Anya Rader rejoins forces with KSE in health care reform plan … Jul 1, 2010 … Kimbell Sherman Ellis, LLP, (KSE) a national government affairs and strategic communications firm, announced today a joint venture with Anya … ### Leonine Public Affairs,Governor-elect Shumlin announced today several appointments that will make up his health care reform team. Steve Kimbell will assume the role of Commissioner of BISHCA, Harry Chen will become the newly appointed Commissioner of the Department of Health, Susan Besio will remain in her role as Commissioner of the Department of Vermont Health Access and Anya Rader Wallack will lead the health care reform efforts as Special Assistant to the Governor.‘I pledged during the campaign to work for a single payer system that provides all Vermonters with affordable, quality health care. Vermonters can no longer afford to pay a million dollars more a day for health care. We are bankrupting our small businesses and the middle class’ said Shumlin. ‘A single payer system is not only the right thing to do, it is absolutely necessary to ensure that we put Vermont on a fiscally sustainable path. This is a complex undertaking. It will require careful planning at the state level, and pushing the limits of laws and regulations at the federal level. I have put together my health care dream team. All of the members of this team have the experience, skills and knowledge of both Vermont and Washington D.C. that is necessary to get the job done.’Anya Rader Wallack is President of Arrowhead Health Analytics. A native Vermonter, Anya has a deep knowledge of state health policy, including Medicaid policy and the effect of national health reform on states. She established Arrowhead after serving as interim President of the Blue Cross Blue Shield of Massachusetts Foundation (BCBSMAF) and Executive Director of the Massachusetts Medicaid Policy Institute (MMPI). Anya has served as a consultant to state governments and multi-state organizations for most of the past decade. For the past two years she has been deeply engaged in Massachusetts health care reform through her service at MMPI and BCBSMAF. Anya served from 1991-1994 as Policy Director and then Deputy Chief of Staff for Vermont Governor Howard Dean, M.D. In that capacity she coordinated efforts to pass and implement two major health reform initiatives and served as the governor’s liaison to the Agency of Human Services and BISHCA. From 1995-1998 Anya ran the Vermont Program for Quality in Health Care, a quasi-governmental agency that specializes in quality measurement and improvement at the state level. Anya earned a bachelor’s degree from the University of Vermont and a Ph.D. in social policy from Brandeis University’s Heller School. As Special Assistant to the Governor on Health Care, Anya’s salary will be approximately $125,000.‘Implementing a system where all Vermonters have access to quality, affordable health care and where health care is no longer the responsibility of the employer is going to be very hard work,’ said Shumlin. ‘Numerous agencies and departments will need to work together toward this goal and Anya will lead this effort from my office. Anya has had the frustration of seeing health care reform efforts falter in both Vermont and Massachusetts and has the commitment, skills and experience to now get it done.’Steve Kimbell, the Commissioner-designee for BISCHA has been involved in public policy issues in Vermont since 1973. He was born and raised in Illinois, attending public schools and the University of Illinois. He earned a law degree from the University of Michigan and spent three years on active duty in the United States Marine Corps. In 1973, he moved to Vermont. He worked as a staff attorney for Vermont Legal Aid for five years, then started his own law practice/lobbying business. In 1987, he joined with Bob Sherman to create the public affairs firm now known as Kimbell Sherman Ellis. He retired from the firm and from the affiliated law firm of Kimbell Storrow Buckley Hughes on July 1, 2010. Kimbell managed statewide campaigns for former governor Madeleine Kunin in 1978 and 1982 and served as state planning director from 1984 to 1985. Kimbell’s salary will be approximately $127,000 as Commissioner of BISCHA.”The excellent health care providers that serve Vermonters and the entities that now operate the claims payment systems will be full partners as we take the next steps in health care reform,’ said Shumlin. ‘Steve Kimbell and the other members of our health care team will be working closely with them to achieve our goals. The banking, securities, captive insurance and traditional insurance companies regulated by BISHCA are important job creators for Vermont. With Steve’s leadership skills and experience they can expect a predictable, consistent and collaborative approach to both regulation and reform. I am deeply grateful to Steve for coming out of retirement and taking on this challenge.’Dr. Harry Chen, the Commissioner-designee of Vermont’s Health Department has been an emergency physician at Rutland Regional Medical Center for over twenty years. He earned his medical degree at the Oregon Health Sciences University School of Medicine, serving as Chief Resident. He is also on the clinical faculty at the University of Vermont School of Medicine. From 2004-2008, Dr. Chen served in the Vermont House of Representatives; during his final term he was Vice Chair of the Health Care Committee. In 2008, Dr. Chen received the Vermont State Medical Society Physician Award for Community Service. He has served on numerous statewide boards addressing health care and medical issues, including the Vermont Board of Medical Practice. Dr. Chen has spoken on the issue of health care reform nationally and regionally, including presentations to the U.S. Senate Health, Education, Labor and Pension Committee and the New England Medical Society Leadership Conference. Dr. Chen’s salary will be approximately $115,000.‘Harry’s experience as a physician in our emergency rooms has given him the understanding of the challenges facing both Vermonters and our health care providers. In addition, his time served in the legislature working towards health care reform will be invaluable as he now assumes the role of Health Care Commissioner,’ said Shumlin. ‘In this role, Harry will both oversee the public’s health and be an integral member of my health care reform team.’Susan Besio will remain in her current role, serving as the Commissioner of the Department of Vermont Health Access (DVHA) ‘ the State of Vermont office responsible for the management of Medicaid, the State Children’s Health Insurance Program (SCHIP), and other publicly-funded health insurance programs in Vermont. Prior to her current position, Dr. Besio served Vermont in a number of leadership capacities, including Deputy Commissioner and Commissioner of the Vermont Department of Developmental & Mental Health Services from 1996 to 2004, and as Director of Planning and Operations for the Vermont Agency of Human Services from 2004 to 2006. She was one of the architects of Vermont’s Global Commitment to Health Medicaid 1115 Demonstration Waiver, which provides the state with financial and programmatic flexibility to help Vermont maintain its broad public health care coverage and provide more effective services. Dr. Besio received her undergraduate degree from Emory University in Atlanta, earned a master’s degree in Psychology from San Diego State University and received a Ph.D. in Psychology from the University of Vermont. Her salary will remain at $100,714.‘Susan has done an incredible job administering our publicly-funded health insurance programs in Vermont,’ said Shumlin. ‘I am delighted that she is willing to continue in this role as her wealth of experience and knowledge regarding Vermont’s health care system will be critical as we move towards a single payer system.’Source: Shumlin’s office. 12.13.2010RELATED:Inside the Insiders: Kimbell & Bob Sherman | Vermont Business Magazine Jul 31, 2006 … Founded in 1987, Kimbell Sherman Ellis (Kevin Ellis joined in 1991) is located in a warren of rooms on one floor in an antique building in …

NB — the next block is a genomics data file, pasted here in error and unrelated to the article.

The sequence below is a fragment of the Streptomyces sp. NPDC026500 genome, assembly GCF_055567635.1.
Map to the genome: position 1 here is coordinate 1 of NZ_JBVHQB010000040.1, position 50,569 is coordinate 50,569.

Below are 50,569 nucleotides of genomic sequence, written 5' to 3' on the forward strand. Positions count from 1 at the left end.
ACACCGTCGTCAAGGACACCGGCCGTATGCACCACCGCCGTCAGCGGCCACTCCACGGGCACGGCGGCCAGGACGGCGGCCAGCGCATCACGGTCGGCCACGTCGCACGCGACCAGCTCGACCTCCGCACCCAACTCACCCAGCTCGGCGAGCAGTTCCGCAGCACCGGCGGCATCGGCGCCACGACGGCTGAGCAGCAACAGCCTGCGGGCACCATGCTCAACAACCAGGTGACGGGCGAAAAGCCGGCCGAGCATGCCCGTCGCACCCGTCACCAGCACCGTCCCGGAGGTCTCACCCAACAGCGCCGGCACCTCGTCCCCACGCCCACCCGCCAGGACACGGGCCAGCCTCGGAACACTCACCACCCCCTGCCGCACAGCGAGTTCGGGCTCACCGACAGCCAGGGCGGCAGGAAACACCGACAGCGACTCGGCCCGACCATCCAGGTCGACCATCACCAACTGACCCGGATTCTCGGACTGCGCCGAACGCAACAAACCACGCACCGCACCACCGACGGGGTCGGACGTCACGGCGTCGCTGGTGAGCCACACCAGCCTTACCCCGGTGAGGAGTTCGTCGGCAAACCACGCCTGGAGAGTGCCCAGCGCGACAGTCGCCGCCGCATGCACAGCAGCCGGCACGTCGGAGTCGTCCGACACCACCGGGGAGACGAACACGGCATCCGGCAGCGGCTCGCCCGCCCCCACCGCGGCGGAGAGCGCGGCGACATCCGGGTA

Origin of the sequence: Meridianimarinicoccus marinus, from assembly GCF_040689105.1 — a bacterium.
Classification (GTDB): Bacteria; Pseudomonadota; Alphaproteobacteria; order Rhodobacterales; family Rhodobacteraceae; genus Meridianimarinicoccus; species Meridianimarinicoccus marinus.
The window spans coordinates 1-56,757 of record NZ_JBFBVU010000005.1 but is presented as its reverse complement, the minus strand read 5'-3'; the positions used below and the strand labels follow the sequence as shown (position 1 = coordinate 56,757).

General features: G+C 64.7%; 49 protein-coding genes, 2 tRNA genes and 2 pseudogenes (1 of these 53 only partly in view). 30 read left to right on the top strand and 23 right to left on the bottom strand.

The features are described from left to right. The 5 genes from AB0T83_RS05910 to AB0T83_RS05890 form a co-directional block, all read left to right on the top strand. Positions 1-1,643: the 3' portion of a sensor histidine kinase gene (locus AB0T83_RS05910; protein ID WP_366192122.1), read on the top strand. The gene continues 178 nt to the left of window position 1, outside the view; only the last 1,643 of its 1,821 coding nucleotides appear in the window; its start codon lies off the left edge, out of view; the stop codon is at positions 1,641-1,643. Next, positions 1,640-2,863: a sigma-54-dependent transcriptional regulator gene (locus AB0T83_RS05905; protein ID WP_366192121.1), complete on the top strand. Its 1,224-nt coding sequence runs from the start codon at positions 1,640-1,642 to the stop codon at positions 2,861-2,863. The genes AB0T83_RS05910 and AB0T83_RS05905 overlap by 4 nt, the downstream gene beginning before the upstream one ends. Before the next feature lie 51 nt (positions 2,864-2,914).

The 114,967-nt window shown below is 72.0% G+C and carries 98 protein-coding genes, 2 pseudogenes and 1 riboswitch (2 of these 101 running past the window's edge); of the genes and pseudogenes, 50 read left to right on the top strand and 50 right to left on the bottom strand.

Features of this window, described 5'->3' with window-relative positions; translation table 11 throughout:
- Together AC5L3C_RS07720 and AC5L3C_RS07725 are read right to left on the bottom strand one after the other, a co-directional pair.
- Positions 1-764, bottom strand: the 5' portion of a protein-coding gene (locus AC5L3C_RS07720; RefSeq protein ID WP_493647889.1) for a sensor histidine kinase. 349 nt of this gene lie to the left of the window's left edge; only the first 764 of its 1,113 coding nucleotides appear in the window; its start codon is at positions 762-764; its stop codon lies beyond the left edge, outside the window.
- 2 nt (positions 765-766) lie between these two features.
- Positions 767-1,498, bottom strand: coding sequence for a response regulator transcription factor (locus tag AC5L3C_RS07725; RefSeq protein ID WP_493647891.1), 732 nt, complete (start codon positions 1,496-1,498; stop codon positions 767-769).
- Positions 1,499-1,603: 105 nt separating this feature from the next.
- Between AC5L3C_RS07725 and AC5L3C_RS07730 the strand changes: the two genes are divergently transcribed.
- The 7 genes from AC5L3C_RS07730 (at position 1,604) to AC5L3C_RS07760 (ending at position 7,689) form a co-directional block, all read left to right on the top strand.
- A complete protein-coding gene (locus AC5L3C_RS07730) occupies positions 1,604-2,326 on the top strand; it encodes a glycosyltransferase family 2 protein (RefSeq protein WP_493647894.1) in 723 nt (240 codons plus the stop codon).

University of Vermont,The University of Vermont Board of Trustees today approved President Daniel Mark Fogel’s appointment of Jane E Knodell as provost and senior vice president.”I couldn’t be happier that Dr. Knodell has accepted the position of Provost and Senior Vice President,” noted UVM President Daniel Mark Fogel. “During her time in the interim role, she has shown the leadership skills, creativity, and high level of energy necessary to succeed in this challenging job, while proving to be an exceptional colleague and team member. I am grateful to have Jane as a partner in addressing the many challenges ahead, and the University is fortunate to have such a talented individual leading our academic enterprise.”Knodell, who had been serving in that capacity since July of 2009 on an interim basis, emerged as one of two finalists last month from an internal search process that took place during the fall semester.In accepting the position, Professor Knodell said, “I am grateful for and humbled by this appointment, and deeply appreciate the trust and confidence that Dan Fogel and the Board of Trustees have placed in me. There is much our community must accomplish together to continue on the very successful course the University of Vermont has charted, and I am both eager and excited to get on with the important tasks before us. UVM is an extraordinary place, and I plan to do everything I can to make it even better.”Knodell sees both challenges and opportunities ahead: “American higher education is in the midst of a transformation. We have entered an era of increasing competition and declining public and private resources. It is essential that the university achieve greater distinction and deepen its reputation for academic quality if we are to secure a strong and sustainable place in the future of higher education,” Knodell said.She continued, “It is true that our work as educators, scholars, creative artists, and researchers has unquestionable value in and of itself. It is also true that our long-term viability as an institution requires us to respond to change in prudent but timely ways; to adapt to new educational technologies, markets and demands; and to build our profile in national and international arenas.”Knodell has been a member of the UVM faculty since 1986, and has served the university in a variety of administrative roles. Knodell earned her bachelor’s degree with honors and distinction in 1976 from Stanford University, and her Ph.D. in Economics, also from Stanford, in 1984. “I am particularly pleased,” Fogel said, “that Jane Knodell brings to her work as the university’s chief academic officer a record as an accomplished teacher and scholar,” adding that Knodell is a leading expert on central banking in the early United States whose work continues to be published in the top financial and economic history journals, including the Financial History Review (2010) and The Journal of Economic History (2006).Knodell is an active member of the Burlington community. She served on the City Council from 1993-1997, and again from 1999-2009. She was elected President of the City Council in 1999 and 2000.Source: UVM. 12.13.2010###